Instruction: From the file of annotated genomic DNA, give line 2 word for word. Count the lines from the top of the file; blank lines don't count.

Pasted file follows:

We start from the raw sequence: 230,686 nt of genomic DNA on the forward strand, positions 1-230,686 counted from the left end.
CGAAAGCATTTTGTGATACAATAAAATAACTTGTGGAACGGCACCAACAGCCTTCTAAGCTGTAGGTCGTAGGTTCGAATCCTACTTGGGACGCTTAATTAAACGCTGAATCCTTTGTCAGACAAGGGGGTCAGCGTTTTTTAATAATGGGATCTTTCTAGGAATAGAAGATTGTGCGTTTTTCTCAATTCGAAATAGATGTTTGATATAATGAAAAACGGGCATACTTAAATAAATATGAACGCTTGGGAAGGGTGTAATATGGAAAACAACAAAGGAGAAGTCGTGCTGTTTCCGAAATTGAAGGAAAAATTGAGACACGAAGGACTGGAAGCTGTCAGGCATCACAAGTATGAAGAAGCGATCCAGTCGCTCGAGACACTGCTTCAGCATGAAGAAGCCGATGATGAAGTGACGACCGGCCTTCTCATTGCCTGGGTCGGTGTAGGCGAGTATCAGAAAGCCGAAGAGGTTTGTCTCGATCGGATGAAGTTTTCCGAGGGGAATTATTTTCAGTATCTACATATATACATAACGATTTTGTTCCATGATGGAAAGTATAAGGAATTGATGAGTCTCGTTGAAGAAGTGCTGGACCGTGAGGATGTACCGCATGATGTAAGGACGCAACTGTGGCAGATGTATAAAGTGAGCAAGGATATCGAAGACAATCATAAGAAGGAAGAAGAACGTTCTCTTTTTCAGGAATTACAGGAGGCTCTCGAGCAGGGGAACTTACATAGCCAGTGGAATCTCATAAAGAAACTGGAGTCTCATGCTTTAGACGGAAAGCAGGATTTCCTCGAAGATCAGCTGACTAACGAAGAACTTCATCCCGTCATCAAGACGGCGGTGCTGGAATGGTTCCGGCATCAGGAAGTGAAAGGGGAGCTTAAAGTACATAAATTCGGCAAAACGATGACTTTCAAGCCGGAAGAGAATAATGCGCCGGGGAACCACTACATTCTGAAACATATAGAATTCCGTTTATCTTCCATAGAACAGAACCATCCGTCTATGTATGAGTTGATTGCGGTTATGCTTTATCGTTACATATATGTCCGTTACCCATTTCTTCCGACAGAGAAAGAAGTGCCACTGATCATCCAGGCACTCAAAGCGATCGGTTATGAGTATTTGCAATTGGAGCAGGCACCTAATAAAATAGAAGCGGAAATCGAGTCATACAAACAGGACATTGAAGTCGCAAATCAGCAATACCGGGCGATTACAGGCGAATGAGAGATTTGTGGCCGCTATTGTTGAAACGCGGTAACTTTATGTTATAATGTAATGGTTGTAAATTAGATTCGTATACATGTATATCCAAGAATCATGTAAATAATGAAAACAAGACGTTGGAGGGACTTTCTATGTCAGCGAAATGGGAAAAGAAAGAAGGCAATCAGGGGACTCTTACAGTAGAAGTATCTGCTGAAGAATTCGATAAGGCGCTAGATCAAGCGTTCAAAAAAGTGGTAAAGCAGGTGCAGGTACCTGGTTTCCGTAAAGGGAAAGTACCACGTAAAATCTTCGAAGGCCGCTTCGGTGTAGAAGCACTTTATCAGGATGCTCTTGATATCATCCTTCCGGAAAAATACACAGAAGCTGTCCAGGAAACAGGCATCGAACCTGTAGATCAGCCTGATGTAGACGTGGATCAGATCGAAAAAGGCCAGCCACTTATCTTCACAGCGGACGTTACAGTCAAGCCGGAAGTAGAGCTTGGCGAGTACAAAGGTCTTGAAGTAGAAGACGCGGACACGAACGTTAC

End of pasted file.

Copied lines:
CGAAAGCATTTTGTGATACAATAAAATAACTTGTGGAACGGCACCAACAGCCTTCTAAGCTGTAGGTCGTAGGTTCGAATCCTACTTGGGACGCTTAATTAAACGCTGAATCCTTTGTCAGACAAGGGGGTCAGCGTTTTTTAATAATGGGATCTTTCTAGGAATAGAAGATTGTGCGTTTTTCTCAATTCGAAATAGATGTTTGATATAATGAAAAACGGGCATACTTAAATAAATATGAACGCTTGGGAAGGGTGTAATATGGAAAACAACAAAGGAGAAGTCGTGCTGTTTCCGAAATTGAAGGAAAAATTGAGACACGAAGGACTGGAAGCTGTCAGGCATCACAAGTATGAAGAAGCGATCCAGTCGCTCGAGACACTGCTTCAGCATGAAGAAGCCGATGATGAAGTGACGACCGGCCTTCTCATTGCCTGGGTCGGTGTAGGCGAGTATCAGAAAGCCGAAGAGGTTTGTCTCGATCGGATGAAGTTTTCCGAGGGGAATTATTTTCAGTATCTACATATATACATAACGATTTTGTTCCATGATGGAAAGTATAAGGAATTGATGAGTCTCGTTGAAGAAGTGCTGGACCGTGAGGATGTACCGCATGATGTAAGGACGCAACTGTGGCAGATGTATAAAGTGAGCAAGGATATCGAAGACAATCATAAGAAGGAAGAAGAACGTTCTCTTTTTCAGGAATTACAGGAGGCTCTCGAGCAGGGGAACTTACATAGCCAGTGGAATCTCATAAAGAAACTGGAGTCTCATGCTTTAGACGGAAAGCAGGATTTCCTCGAAGATCAGCTGACTAACGAAGAACTTCATCCCGTCATCAAGACGGCGGTGCTGGAATGGTTCCGGCATCAGGAAGTGAAAGGGGAGCTTAAAGTACATAAATTCGGCAAAACGATGACTTTCAAGCCGGAAGAGAATAATGCGCCGGGGAACCACTACATTCTGAAACATATAGAATTCCGTTTATCTTCCATAGAACAGAACCATCCGTCTATGTATGAGTTGATTGCGGTTATGCTTTATCGTTACATATATGTCCGTTACCCATTTCTTCCGACAGAGAAAGAAGTGCCACTGATCATCCAGGCACTCAAAGCGATCGGTTATGAGTATTTGCAATTGGAGCAGGCACCTAATAAAATAGAAGCGGAAATCGAGTCATACAAACAGGACATTGAAGTCGCAAATCAGCAATACCGGGCGATTACAGGCGAATGAGAGATTTGTGGCCGCTATTGTTGAAACGCGGTAACTTTATGTTATAATGTAATGGTTGTAAATTAGATTCGTATACATGTATATCCAAGAATCATGTAAATAATGAAAACAAGACGTTGGAGGGACTTTCTATGTCAGCGAAATGGGAAAAGAAAGAAGGCAATCAGGGGACTCTTACAGTAGAAGTATCTGCTGAAGAATTCGATAAGGCGCTAGATCAAGCGTTCAAAAAAGTGGTAAAGCAGGTGCAGGTACCTGGTTTCCGTAAAGGGAAAGTACCACGTAAAATCTTCGAAGGCCGCTTCGGTGTAGAAGCACTTTATCAGGATGCTCTTGATATCATCCTTCCGGAAAAATACACAGAAGCTGTCCAGGAAACAGGCATCGAACCTGTAGATCAGCCTGATGTAGACGTGGATCAGATCGAAAAAGGCCAGCCACTTATCTTCACAGCGGACGTTACAGTCAAGCCGGAAGTAGAGCTTGGCGAGTACAAAGGTCTTGAAGTAGAAGACGCGGACACGAACGTTAC